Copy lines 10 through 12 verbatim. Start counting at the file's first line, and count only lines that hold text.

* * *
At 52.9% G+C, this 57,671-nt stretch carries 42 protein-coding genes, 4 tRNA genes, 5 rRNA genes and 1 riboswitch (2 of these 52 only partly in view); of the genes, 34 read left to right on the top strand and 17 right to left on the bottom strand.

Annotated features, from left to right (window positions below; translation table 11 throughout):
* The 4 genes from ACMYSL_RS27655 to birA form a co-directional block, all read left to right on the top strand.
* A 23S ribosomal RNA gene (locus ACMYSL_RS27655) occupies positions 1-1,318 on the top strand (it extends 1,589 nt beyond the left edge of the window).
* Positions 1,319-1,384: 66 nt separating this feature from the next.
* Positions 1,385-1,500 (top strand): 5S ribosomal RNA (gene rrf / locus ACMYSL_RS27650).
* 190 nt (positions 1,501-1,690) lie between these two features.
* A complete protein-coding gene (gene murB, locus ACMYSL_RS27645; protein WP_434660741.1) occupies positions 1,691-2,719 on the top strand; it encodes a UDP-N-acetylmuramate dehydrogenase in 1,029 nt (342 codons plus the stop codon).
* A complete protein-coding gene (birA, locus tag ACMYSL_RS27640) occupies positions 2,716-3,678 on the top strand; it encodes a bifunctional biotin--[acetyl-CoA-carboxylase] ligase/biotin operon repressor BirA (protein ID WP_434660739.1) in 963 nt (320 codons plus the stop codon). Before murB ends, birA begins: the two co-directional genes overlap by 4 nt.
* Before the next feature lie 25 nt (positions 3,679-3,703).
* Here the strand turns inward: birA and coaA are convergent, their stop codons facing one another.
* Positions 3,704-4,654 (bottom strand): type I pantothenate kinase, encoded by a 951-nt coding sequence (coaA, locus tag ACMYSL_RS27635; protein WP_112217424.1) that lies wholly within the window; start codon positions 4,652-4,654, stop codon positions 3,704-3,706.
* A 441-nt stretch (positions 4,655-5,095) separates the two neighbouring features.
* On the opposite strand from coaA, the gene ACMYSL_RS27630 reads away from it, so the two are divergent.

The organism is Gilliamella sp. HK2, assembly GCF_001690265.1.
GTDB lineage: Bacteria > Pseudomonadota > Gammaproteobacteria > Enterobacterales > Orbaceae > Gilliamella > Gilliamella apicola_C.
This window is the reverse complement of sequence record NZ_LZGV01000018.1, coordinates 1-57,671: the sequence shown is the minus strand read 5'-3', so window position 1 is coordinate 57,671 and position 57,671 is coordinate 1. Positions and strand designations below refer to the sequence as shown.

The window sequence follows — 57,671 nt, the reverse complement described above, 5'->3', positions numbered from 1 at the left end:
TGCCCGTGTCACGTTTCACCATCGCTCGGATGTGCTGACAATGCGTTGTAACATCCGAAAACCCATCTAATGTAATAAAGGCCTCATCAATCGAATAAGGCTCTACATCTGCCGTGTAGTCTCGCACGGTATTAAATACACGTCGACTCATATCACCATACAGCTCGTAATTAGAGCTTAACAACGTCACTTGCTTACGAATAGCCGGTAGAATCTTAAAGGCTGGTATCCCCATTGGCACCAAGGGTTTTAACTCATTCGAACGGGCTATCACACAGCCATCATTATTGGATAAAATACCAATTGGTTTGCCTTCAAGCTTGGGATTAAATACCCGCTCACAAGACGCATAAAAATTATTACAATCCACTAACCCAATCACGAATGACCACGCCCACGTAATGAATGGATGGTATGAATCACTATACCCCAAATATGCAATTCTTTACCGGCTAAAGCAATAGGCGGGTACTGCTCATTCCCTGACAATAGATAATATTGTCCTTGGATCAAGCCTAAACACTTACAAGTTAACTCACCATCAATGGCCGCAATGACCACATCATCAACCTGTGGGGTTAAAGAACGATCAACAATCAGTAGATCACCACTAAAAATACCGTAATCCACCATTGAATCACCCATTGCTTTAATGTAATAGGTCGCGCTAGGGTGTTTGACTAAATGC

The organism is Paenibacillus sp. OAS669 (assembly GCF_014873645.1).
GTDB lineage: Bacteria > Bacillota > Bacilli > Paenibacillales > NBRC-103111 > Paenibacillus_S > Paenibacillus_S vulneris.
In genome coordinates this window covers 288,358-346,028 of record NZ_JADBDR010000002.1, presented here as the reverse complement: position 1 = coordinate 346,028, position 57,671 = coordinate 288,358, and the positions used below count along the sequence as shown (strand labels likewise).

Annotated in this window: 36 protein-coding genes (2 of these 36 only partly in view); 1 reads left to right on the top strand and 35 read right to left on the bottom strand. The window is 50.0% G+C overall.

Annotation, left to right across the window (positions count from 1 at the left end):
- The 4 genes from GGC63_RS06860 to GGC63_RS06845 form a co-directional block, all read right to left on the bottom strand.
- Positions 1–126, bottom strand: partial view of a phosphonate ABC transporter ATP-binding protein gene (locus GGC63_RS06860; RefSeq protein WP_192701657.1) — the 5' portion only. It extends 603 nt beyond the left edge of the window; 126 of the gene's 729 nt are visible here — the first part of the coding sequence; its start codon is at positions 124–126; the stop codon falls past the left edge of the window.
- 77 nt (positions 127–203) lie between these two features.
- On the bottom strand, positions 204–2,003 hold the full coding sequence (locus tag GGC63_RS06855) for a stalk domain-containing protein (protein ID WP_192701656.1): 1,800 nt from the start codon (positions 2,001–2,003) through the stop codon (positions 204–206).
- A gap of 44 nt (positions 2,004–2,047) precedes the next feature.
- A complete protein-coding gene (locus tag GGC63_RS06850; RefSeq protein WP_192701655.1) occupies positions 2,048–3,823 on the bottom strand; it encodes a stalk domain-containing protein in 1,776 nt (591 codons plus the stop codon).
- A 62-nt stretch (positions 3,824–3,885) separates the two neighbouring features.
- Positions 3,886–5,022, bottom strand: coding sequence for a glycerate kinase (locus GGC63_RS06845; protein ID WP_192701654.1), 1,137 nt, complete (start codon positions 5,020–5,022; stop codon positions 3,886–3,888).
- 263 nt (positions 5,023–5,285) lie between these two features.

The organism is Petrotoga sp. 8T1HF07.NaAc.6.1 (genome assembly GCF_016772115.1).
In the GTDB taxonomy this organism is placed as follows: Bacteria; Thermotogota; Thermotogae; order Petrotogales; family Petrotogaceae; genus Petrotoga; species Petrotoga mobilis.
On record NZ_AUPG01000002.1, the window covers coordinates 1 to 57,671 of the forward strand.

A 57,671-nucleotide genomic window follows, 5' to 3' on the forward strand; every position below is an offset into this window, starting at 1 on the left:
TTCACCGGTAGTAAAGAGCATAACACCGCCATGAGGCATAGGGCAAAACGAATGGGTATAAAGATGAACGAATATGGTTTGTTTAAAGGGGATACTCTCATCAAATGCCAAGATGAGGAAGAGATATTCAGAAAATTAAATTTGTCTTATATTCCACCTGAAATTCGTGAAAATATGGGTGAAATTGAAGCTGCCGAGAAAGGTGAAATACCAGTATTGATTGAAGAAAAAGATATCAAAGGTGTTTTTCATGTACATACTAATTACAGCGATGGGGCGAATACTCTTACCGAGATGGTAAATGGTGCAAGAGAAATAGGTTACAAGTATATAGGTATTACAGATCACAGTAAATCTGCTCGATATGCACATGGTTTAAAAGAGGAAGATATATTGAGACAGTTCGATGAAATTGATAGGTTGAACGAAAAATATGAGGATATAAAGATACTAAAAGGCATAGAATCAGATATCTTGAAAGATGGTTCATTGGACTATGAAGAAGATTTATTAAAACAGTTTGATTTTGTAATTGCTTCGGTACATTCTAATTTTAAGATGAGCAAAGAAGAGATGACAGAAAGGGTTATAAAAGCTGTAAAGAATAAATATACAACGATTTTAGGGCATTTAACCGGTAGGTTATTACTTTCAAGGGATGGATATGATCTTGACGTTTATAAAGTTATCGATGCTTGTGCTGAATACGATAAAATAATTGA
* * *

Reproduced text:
* Before the next feature lie 25 nt (positions 3,679-3,703).
* Here the strand turns inward: birA and coaA are convergent, their stop codons facing one another.
* Positions 3,704-4,654 (bottom strand): type I pantothenate kinase, encoded by a 951-nt coding sequence (coaA, locus tag ACMYSL_RS27635; protein WP_112217424.1) that lies wholly within the window; start codon positions 4,652-4,654, stop codon positions 3,704-3,706.